Science popularizer Neil deGrasse Tyson professes skepticism about the existence of God. In particular, Tyson points out the natural evil suffused throughout the world: “The ways life is made miserable by natural causes,” he says.
Given suffering, Tyson tells us that philosophers have maintained it must be the case that either God is not all powerful or God is not all good, otherwise God would prevent the suffering of our experience.
Tyson then goes on to state that if, in our scientific investigations, we suddenly bump into the “bearded man in the sky,” then so be it. But currently there is no evidence of such an entity: hence why religions are called faith; otherwise, Tyson says, they would be called “evidences.”
What are we to make of Tyson’s assessment? The answer, of course, is not much, but also quite a lot. On one level, Tyson has committed some very basic categories mistakes, such that the purported issues he raises are simply statements of personal confusion, nothing more. For example, to think God (even granting, hopefully, that Tyson does not literally think God would be a bearded man) is something science could “bump into” betrays his philosophical ignorance of what God is purported to explain. Science, of course, is concerned with etiological explanation; that is, how one physical process unfurls or relates to another physical process. God, however, is supposed to be an ontological explanation, particularly of why there are any physical processes – any physical world – to begin with. Properly understood, God is not something to be discovered within the world of physical causes, because God is supposed to be the reason why there is a world of contingent physical causes instead of nothing. To assume otherwise would be like trying to find J.R. Tolkien within the pages of The Hobbit and concluding that because Tolkien is not a character in the book, Tolkien does not exist.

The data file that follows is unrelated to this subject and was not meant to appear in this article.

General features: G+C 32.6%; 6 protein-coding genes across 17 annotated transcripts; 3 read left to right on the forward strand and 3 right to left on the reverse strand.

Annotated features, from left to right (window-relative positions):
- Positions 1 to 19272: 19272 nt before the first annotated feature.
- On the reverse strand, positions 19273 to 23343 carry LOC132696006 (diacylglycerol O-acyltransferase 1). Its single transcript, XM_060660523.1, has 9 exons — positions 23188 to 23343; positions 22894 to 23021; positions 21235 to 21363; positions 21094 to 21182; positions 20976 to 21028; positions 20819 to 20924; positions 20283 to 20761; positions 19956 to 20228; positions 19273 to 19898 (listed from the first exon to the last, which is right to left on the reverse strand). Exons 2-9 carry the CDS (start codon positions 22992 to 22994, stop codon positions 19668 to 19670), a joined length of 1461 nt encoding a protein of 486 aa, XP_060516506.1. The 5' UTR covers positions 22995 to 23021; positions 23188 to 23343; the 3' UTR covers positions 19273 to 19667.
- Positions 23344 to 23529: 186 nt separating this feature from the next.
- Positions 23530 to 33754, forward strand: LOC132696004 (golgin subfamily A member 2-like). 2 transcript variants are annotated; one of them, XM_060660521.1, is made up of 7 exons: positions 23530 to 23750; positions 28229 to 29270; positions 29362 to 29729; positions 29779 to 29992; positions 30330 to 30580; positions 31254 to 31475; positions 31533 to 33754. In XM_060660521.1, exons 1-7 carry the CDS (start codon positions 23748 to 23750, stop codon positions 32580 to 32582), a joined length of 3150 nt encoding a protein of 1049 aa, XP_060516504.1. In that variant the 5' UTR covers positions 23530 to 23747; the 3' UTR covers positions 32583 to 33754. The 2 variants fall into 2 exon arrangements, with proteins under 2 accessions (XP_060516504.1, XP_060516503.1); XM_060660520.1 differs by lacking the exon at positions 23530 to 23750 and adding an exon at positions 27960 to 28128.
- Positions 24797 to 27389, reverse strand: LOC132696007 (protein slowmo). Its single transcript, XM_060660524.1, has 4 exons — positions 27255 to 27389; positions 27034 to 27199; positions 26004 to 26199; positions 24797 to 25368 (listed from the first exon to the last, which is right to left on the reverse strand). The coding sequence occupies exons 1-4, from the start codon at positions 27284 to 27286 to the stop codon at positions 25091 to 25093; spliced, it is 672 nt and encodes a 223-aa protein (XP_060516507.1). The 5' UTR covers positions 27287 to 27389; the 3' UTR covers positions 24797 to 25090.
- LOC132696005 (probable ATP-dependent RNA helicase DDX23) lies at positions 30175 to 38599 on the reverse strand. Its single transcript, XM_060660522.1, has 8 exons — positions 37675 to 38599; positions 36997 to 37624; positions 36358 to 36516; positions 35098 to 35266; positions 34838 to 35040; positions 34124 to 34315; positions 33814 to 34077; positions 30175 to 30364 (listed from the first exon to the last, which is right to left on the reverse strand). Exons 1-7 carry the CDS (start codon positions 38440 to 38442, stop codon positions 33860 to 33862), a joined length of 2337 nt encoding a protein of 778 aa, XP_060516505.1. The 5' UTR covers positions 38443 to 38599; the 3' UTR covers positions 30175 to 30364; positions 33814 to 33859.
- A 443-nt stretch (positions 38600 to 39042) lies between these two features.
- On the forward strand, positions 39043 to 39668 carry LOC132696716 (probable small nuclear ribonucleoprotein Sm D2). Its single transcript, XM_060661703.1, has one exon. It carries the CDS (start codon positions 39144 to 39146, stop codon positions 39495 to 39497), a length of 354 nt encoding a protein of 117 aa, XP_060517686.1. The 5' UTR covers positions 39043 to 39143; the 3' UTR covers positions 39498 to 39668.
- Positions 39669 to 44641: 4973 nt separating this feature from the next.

Now, whether or not one thinks there are good reasons to posit a transcendent cause of the physical world is another matter (I happen to think there are quite compelling reasons to do so, many of which I detail in forthcoming book The Best Argument for God), but the point for now is that Tyson fails to understand why so many philosophers have maintained belief in the existence of God in the first place, which is to say, God is the reason why there is anything contingent –anything which is but didn’t have to be, including our physical universe – and not nothing instead. And while various scientific discoveries may indicate or confirm a creative and governing transcendence – i.e., big-bang or physical fine-tuning – the moment one thinks God is something susceptible to direct empirical discovery is the moment one has exposed themselves as having a kiddie-book conception of the divine.
What about the problem of pain, then? Tyson is certainly correct to say that some philosophers have argued – or attempted to argue, anyway – from the distribution of suffering to the non-existence of God. But only some. A great number of other philosophers, on the other hand, have shown fault with this line of attack. This debate, as one can imagine, is quite extensive, spanning literally thousands of years, so not every aspect can be covered here. Nevertheless, a quick response should be sufficient to show that the inference from suffering to God’s non-existence is, at best, hasty.